smartballoon

Smart

Balloon Practices

Follow Smart Balloon Practices to uphold the integrity of the professional balloon community—and ensure everyone can fully appreciate the joy balloons bring to life’s occasions!

Several years ago, The Balloon Council—and the balloon industry as a whole—faced a major challenge as it fought an attempt to outlaw helium-filled foil balloons in California. Although the legislation was ultimately vetoed, this process was an important reminder of the need to revitalize industry public relations activities.

That’s why The Balloon Council established Smart Balloon Practices, an educational and awareness campaign developed to serve several purposes: Educate consumers on the proper handling of balloons; Stress the importance of never releasing helium-filled foil balloons; Maintain and nurture the public’s positive feelings about balloons; and Prevent anti-balloon legislation attempts in the future.

Smart Balloon Practices is a global awareness effort, not just limited to California or the United States. All members of the worldwide balloon industry—manufacturers, distributors, decorators, party retailers, entertainers—have a shared responsibility to enforce and promote the campaign.

Here’s how to follow Smart Balloon Practices:

  • Keep balloons secured to a weight.

    All helium-filled balloons should be tied securely to a weight that will keep them from releasing into the air. Be sure to individually tie each balloon to the weight, so if they become detached from the weight, they will be individual rather than “clustered” (tied together) balloons which can more easily become entangled in power lines.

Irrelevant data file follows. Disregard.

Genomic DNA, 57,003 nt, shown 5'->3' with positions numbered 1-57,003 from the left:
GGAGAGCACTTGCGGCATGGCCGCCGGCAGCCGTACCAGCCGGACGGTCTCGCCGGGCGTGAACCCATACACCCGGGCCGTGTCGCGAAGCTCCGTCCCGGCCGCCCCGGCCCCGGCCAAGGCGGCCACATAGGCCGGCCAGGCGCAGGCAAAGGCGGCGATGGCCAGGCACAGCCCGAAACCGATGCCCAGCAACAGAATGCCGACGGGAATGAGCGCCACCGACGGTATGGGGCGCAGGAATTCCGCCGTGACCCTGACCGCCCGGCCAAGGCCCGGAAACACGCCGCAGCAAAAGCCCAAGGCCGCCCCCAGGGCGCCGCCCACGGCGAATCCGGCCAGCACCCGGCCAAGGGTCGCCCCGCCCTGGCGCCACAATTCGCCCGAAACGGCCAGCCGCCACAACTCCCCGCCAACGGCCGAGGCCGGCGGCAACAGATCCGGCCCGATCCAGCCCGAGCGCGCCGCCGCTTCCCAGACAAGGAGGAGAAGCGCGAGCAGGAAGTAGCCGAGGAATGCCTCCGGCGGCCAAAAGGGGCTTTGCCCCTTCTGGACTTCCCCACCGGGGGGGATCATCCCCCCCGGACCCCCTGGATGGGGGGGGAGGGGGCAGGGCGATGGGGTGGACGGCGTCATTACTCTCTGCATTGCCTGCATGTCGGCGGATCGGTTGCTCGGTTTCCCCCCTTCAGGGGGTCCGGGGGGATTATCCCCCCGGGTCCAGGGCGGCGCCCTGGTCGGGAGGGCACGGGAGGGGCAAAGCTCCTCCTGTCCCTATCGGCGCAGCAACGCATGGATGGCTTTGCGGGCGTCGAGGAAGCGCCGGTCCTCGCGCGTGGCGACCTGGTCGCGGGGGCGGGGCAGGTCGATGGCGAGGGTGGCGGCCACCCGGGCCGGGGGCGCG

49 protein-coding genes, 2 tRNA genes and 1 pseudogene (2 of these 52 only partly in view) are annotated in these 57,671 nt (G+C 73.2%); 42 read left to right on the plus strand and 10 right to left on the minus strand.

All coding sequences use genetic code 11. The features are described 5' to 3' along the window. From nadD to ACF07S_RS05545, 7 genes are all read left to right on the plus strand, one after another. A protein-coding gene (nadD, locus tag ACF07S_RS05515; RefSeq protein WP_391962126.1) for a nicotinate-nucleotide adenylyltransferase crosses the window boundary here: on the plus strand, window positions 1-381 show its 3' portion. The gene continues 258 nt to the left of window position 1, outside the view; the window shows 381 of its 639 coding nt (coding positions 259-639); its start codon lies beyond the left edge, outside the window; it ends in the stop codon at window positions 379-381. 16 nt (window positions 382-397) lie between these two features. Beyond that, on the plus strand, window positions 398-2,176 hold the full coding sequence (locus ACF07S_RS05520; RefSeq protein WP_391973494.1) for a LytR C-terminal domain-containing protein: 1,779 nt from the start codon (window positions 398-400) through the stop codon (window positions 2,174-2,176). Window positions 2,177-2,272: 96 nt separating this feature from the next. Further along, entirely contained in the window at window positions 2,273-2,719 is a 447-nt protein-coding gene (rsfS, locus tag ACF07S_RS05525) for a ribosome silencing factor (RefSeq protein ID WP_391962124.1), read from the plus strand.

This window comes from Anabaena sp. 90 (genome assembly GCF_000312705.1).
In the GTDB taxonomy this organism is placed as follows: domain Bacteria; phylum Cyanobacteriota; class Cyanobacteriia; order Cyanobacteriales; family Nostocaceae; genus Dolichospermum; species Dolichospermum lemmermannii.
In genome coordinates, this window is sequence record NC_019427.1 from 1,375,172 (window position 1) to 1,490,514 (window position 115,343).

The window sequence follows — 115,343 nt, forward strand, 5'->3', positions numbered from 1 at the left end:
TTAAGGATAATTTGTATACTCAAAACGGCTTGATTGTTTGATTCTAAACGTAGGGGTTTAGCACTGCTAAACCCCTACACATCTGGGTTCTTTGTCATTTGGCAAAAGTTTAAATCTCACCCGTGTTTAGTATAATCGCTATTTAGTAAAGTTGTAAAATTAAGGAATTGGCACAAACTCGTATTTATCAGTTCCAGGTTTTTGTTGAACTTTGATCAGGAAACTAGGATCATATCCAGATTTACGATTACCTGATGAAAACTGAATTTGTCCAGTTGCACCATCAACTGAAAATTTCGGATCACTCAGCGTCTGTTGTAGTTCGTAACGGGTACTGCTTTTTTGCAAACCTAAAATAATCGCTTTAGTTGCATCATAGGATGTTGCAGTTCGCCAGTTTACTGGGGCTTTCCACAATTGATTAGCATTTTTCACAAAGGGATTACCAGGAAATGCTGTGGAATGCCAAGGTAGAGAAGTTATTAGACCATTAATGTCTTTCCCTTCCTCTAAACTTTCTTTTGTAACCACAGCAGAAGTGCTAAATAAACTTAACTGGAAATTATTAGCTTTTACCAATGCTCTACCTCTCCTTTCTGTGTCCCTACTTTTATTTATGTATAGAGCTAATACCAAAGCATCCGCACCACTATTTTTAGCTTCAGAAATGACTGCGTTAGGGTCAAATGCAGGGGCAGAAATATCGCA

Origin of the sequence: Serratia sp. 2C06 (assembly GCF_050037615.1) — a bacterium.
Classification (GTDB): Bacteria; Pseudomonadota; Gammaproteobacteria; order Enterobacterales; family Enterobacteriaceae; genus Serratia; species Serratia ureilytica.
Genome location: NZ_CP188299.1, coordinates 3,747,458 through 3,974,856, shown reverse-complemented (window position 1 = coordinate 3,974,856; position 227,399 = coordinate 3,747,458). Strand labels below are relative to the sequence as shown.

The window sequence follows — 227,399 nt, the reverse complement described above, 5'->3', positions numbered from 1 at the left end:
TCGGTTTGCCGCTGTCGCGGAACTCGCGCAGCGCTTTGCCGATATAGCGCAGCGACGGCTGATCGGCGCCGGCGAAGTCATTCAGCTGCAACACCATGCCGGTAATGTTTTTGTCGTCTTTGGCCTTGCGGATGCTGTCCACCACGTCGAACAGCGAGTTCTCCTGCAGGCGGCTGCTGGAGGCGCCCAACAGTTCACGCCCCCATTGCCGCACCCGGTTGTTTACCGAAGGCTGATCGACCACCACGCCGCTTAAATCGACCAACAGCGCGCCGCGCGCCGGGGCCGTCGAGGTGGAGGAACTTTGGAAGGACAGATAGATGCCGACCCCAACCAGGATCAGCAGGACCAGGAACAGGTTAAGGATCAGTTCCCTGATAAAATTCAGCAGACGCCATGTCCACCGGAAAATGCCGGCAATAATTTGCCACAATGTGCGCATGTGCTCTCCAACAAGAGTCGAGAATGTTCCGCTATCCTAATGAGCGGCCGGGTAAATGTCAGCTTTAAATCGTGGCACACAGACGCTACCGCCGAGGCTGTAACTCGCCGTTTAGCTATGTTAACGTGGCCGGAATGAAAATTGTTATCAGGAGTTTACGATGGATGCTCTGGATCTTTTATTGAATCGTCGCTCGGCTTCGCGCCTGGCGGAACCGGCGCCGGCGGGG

• Do not release foil balloons into the air.

    Although it is very rare, problems can occur if they become tangled in power lines and they can turn into roadside litter if not disposed of properly.

  • Keep deflated or popped latex balloons away from children to avoid risks of choking.

    Children can choke or suffocate on uninflated or broken balloons; adults should always supervise young children—especially those under eight years old—with balloons.

  • Although it rarely occurs, some people are known to have a “latex allergy.”

    Talk to your customers to find out if this pertains to them or the person to whom they’ll be giving the balloons, and educate them on how they can still purchase balloons and not be affected. Latex balloons are made of natural rubber latex and are biodegradable, but may cause allergic reactions in people who are allergic to natural rubber latex.

Do your part to increase consumer awareness of Smart Balloon Practices!

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contact
public information director
Lorna O'Hara
Princeton House
160 West State Street
Trenton, NJ 08608

Phone (800) 233-8887

Fax (609)989-7491

Email Click here

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